On July 11 the AFT announced its Executive Council “overwhelmingly” endorsed Hillary Clinton for the Democratic nomination for President. It did so, the official announcement reported, on the basis of interviews (not released to members) and the results of a poll. This is a terribly wrong decision for the union. Members should demand the Executive Council rescind it, replacing this hierarchical, premature decision with a totally different process: a referendum of members that follows and is informed by debate in union outlets. Every local should be charged by the Executive Council with providing space and place for members to air their opinions. The national union should encourage use of its magazine and website for this debate. In this discussion the leadership will have the opportunity to persuade members that endorsing Clinton is the wisest choice but it will be obligated to carry out the will of the membership as expressed in the referendum.
What is most destructive in AFT’s endorsement of Hillary Clinton is that it has disempowered members at the historical moment when we most need revitalized teachers unions to save public education and its critical function in a society that identifies itself as democratic. The questions and answers about the process offer few specifics except that the national union conducted polls of members and interviews with (some) candidates. According to the union, the Executive Council endorsement was made based on this information, though people who know Washington politics have been aware for many years of the public love fest between AFT President Weingarten and Clinton. The process of seeking member opinion was an embarrassingly transparent cover for Weingarten’s longstanding decision that Clinton would be the AFT’s candidate.
Not all Executive Council members approved the endorsement, though how individuals voted has not been revealed to members as it should be. While Weingarten holds much responsibility for handling this endorsement as if it were hers to make, the Executive Council members are equally responsible. Those who voted for the endorsement voted on behalf of members without having consulted their own constituencies, let alone the national union membership. They should also be called to account for their shamefully undemocratic action.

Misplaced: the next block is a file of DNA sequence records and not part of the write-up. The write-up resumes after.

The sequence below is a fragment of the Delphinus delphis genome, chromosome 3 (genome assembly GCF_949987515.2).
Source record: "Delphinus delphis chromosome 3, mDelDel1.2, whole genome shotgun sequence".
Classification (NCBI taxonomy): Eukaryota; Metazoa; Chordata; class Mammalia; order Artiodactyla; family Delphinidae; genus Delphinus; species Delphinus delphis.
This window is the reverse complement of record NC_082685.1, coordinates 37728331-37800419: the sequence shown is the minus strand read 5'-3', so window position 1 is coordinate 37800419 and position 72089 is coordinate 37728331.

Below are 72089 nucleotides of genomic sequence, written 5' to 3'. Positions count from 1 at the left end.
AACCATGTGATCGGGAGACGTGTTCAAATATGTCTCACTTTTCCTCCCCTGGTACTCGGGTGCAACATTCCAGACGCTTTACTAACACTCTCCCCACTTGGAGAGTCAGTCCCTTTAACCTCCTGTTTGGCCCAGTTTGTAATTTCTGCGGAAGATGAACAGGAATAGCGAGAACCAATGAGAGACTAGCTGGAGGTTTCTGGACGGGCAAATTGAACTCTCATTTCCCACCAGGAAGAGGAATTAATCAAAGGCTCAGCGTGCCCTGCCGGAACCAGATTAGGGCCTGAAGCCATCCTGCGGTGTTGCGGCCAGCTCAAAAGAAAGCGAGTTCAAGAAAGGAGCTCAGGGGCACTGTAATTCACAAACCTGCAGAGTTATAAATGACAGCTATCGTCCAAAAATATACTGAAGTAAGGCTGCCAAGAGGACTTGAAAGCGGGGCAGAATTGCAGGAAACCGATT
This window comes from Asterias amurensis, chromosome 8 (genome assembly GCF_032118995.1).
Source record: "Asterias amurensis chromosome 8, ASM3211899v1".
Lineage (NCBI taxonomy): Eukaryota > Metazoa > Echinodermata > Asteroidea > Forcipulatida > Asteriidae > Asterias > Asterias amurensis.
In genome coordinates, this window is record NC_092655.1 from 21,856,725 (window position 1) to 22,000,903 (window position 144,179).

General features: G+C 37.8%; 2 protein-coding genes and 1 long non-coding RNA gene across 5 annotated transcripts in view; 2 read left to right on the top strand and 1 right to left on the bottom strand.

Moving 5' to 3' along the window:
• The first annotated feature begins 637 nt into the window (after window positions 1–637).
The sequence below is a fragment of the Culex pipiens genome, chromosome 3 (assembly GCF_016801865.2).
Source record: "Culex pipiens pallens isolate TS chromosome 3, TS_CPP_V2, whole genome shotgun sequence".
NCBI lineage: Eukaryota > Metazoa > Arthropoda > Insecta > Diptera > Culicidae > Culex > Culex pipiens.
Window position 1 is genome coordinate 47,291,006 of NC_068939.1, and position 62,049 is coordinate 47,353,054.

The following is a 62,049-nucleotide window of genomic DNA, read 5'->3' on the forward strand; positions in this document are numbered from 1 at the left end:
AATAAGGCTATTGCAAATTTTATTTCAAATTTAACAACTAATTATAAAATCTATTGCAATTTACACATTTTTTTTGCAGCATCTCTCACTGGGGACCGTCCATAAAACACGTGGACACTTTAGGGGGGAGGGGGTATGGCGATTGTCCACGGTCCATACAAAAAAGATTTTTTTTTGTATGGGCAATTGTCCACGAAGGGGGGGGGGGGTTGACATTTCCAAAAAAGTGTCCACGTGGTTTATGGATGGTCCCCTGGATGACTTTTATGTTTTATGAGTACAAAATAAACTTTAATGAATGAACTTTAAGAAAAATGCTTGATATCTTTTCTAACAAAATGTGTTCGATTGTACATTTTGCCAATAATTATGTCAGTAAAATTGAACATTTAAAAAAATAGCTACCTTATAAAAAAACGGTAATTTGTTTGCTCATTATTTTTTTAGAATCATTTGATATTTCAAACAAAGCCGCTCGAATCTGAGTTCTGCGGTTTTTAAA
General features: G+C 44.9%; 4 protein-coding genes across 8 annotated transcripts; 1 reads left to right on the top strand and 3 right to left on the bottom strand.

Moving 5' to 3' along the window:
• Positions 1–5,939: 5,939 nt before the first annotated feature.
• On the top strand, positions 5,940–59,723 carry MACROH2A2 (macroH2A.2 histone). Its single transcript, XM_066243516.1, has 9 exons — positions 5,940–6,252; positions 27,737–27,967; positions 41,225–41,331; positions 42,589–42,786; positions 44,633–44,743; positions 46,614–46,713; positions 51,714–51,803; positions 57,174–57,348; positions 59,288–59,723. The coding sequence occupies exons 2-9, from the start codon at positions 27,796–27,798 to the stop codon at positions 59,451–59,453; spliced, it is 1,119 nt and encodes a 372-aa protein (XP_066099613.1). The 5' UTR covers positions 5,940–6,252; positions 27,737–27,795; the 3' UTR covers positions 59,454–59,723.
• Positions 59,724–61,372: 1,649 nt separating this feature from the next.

On the blogosphere Bernie Sanders’ teacher supporters are probably the most outraged by AFT’s endorsement of Clinton. They understand that Clinton endorses the bipartisan policies that have deprofessionalized teaching and made public education a profit-center for transnational corporations. Sanders’ supporters are working for a candidate they believe will fight for progressive policies the union should (but does not) endorse. They are right about Sanders being a Left alternative to Clinton, and that we very much need politicians to push hard against privatization and testing, as well as defending labor, the environment, and progressive economic policies. While Sanders is far better than Clinton, I question whether supporting any Democrat is going to be sufficient to save public education.
Still, even those who think the AFT is right to support Clinton should be disturbed by this endorsement because it undercuts the union’s power, regardless of which candidate we endorse. A fully democratic endorsement process would truly inform and mobilize members, strengthening the union nationally and locally, making us stronger in the election and beyond. Weingarten and too many members think we can rely on cozy personal relationships with politicians and "access" to powerful elites to defend our schools, our jobs, and democracy. We can’t. Only an educated, active membership that understands the profound crisis public education faces is going to be able to turn back our opponents – who include Hillary Clinton and her Wall Street supporters.
Another reason US teacher union members need vigorous, thoughtful debate followed by a referendum about whom to endorse in this coming presidential election because the endorsement’s impact extends well beyond the US. Washington in effect sets education policy in international finance organizations, like the World Bank, and teachers and students elsewhere are seeing public education systems dismantled with astounding rapidity and violence. We have a moral and political obligation to our students, our profession, our communities, and our colleagues in the rest of the world to insist that AFT Executive Council members stand up for a different kind of unionism. To have teachers unions that can fight – and win – we need members to understand that they make policy. The union is theirs.
A version of this article appears in The Jacobin.